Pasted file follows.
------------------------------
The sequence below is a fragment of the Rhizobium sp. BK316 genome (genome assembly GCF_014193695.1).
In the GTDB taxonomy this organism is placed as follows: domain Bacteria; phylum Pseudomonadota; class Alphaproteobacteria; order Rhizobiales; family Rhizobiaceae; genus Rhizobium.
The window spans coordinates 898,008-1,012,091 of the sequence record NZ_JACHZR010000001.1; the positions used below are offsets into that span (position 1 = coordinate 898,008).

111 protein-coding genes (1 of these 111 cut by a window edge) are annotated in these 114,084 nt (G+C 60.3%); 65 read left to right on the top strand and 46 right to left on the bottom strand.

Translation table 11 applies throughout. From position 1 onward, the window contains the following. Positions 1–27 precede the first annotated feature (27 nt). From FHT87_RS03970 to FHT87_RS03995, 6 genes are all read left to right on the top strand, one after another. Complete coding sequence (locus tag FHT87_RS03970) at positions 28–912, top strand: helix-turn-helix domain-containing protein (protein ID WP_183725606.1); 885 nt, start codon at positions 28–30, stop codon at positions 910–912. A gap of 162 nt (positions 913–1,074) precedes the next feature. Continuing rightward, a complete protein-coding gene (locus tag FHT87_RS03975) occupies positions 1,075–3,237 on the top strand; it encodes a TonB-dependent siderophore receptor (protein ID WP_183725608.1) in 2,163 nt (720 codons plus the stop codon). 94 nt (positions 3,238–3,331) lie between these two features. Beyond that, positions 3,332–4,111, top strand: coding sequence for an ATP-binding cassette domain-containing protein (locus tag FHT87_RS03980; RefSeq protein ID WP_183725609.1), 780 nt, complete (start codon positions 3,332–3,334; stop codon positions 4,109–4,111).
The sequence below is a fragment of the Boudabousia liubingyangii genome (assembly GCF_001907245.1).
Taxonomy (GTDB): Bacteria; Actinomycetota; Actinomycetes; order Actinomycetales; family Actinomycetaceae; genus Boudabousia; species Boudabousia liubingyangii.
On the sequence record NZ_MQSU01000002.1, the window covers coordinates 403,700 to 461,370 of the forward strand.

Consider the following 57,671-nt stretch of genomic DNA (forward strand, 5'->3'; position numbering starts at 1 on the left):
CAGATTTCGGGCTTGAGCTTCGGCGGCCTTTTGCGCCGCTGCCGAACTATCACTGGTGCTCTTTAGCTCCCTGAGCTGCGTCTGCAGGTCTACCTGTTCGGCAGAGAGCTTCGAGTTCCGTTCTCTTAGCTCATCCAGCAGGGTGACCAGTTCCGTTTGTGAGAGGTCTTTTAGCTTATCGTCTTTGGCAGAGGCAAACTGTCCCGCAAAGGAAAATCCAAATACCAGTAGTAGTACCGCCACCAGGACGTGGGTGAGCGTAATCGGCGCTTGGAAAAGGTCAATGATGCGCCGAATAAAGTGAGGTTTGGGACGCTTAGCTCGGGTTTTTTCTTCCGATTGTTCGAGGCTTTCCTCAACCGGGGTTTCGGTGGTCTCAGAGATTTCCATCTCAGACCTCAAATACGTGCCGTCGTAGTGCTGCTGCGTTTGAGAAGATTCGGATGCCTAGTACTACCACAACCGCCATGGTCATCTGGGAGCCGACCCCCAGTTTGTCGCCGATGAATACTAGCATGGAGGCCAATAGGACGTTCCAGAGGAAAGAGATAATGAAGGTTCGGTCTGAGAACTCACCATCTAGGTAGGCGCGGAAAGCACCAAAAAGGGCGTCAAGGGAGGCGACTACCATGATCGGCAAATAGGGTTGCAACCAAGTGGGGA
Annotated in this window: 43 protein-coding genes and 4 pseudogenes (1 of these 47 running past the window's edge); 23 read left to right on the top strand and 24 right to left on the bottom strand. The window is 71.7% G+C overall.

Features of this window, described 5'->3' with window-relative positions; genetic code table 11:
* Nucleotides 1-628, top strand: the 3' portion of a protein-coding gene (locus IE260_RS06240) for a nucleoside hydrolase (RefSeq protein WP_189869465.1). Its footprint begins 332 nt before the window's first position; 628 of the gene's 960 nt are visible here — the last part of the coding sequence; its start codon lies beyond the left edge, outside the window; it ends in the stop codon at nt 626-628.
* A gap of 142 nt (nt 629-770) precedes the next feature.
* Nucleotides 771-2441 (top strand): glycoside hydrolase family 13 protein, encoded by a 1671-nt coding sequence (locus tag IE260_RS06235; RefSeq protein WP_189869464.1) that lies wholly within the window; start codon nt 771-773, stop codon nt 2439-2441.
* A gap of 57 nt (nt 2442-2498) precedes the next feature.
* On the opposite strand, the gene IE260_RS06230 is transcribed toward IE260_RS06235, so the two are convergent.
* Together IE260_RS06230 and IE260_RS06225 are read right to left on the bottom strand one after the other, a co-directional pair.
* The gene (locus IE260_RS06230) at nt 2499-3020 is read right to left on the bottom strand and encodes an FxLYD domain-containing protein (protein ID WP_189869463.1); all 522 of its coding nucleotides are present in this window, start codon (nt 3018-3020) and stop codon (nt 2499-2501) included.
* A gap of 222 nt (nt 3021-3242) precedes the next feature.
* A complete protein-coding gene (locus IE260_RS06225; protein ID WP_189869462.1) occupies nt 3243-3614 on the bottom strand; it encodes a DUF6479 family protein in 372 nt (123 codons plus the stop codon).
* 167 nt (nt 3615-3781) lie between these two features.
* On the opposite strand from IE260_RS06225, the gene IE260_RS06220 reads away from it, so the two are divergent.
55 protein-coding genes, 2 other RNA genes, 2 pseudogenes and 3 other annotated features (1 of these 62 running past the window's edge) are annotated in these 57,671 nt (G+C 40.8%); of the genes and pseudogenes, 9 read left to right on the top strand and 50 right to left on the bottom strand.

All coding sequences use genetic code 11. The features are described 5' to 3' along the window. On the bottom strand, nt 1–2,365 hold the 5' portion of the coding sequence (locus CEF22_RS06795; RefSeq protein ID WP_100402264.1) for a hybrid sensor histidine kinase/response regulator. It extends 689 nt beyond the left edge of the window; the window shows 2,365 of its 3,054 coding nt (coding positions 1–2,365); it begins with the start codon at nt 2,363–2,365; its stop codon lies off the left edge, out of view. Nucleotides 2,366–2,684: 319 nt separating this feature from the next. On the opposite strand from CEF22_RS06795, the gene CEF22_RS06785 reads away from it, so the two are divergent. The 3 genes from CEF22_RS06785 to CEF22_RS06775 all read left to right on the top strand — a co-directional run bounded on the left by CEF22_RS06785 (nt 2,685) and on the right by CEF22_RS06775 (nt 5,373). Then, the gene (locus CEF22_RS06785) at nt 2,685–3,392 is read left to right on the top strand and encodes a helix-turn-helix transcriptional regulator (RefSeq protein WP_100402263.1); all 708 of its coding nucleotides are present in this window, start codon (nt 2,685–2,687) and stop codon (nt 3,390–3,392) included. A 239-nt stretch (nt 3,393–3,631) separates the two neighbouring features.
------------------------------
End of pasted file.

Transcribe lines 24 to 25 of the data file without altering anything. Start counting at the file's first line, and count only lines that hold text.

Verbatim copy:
55 protein-coding genes, 2 other RNA genes, 2 pseudogenes and 3 other annotated features (1 of these 62 running past the window's edge) are annotated in these 57,671 nt (G+C 40.8%); of the genes and pseudogenes, 9 read left to right on the top strand and 50 right to left on the bottom strand.

All coding sequences use genetic code 11. The features are described 5' to 3' along the window. On the bottom strand, nt 1–2,365 hold the 5' portion of the coding sequence (locus CEF22_RS06795; RefSeq protein ID WP_100402264.1) for a hybrid sensor histidine kinase/response regulator. It extends 689 nt beyond the left edge of the window; the window shows 2,365 of its 3,054 coding nt (coding positions 1–2,365); it begins with the start codon at nt 2,363–2,365; its stop codon lies off the left edge, out of view. Nucleotides 2,366–2,684: 319 nt separating this feature from the next. On the opposite strand from CEF22_RS06795, the gene CEF22_RS06785 reads away from it, so the two are divergent. The 3 genes from CEF22_RS06785 to CEF22_RS06775 all read left to right on the top strand — a co-directional run bounded on the left by CEF22_RS06785 (nt 2,685) and on the right by CEF22_RS06775 (nt 5,373). Then, the gene (locus CEF22_RS06785) at nt 2,685–3,392 is read left to right on the top strand and encodes a helix-turn-helix transcriptional regulator (RefSeq protein WP_100402263.1); all 708 of its coding nucleotides are present in this window, start codon (nt 2,685–2,687) and stop codon (nt 3,390–3,392) included. A 239-nt stretch (nt 3,393–3,631) separates the two neighbouring features.